Found only from Monterey, California south to mid Baja California, this fish can grow to almost 36 inches and 35 pounds but the photo specimen was 16-1/2 inches and 2-1/2 pounds.
The black coloration of the head and darkening tail indicates this fish was completing the transition from female to male (females are mostly red) which happens when a female reaches a length of 12 inches. This long lived slow reproducing fish is IUCN red listed as VU (Vulnerable) due to declining population.
California Sheephead flesh is very white and delicate of flavor. It's also very fragile when cooked, falling into small flakes if you stare at it too hard. Fry it with at least a powdering of rice flour and poach in modest size pieces. It's completely unsuitable for soups.
This fish is covered with medium size scales that are not very hard to scrape off. It's not the easiest fish to clean because its internal membranes are very tough, it has a set of grinding stones in its throat (to crush hard shelled prey) and the gills don't pull easily at all.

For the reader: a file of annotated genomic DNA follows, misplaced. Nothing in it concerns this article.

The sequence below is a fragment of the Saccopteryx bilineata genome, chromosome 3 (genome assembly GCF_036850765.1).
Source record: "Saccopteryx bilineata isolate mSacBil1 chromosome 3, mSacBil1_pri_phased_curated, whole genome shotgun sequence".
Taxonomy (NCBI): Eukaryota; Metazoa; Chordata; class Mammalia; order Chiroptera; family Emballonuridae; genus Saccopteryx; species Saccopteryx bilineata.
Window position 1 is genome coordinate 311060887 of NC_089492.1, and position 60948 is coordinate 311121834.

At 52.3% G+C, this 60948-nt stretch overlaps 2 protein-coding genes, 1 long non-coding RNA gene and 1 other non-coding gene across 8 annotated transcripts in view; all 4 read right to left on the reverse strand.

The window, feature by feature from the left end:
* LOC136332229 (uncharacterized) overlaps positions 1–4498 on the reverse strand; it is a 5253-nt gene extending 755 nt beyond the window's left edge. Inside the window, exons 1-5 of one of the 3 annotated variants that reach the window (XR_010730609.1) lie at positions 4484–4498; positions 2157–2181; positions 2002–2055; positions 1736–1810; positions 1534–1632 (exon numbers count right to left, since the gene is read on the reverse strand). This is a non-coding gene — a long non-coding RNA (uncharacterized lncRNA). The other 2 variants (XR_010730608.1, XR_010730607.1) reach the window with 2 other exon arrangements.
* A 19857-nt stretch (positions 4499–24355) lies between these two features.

Filleting this fish is not difficult and yield is quite reasonable for a big headed fish. A 2-3/4 pound fish yielded 1-1/4 pound of skinless fillet (45%). The skin removes quite easily using the long knife and cutting board method and it must be removed. It's too strong flavored for the delicate flesh and skin shrinkage during cooking is extreme.
When filleting, fillet about half way down the ribcage bones and then cut them from the spine. Use your needle nose pliers to pull the ribs starting from the front of the fish. You'll be able to feel a row of centerline spines for the full length of the body cavity. Use the needle nose pliers and pull them straight forward as usual.
The head, bones and fins make a good light soup stock with moderate oil, even lighter if you don't use the skins.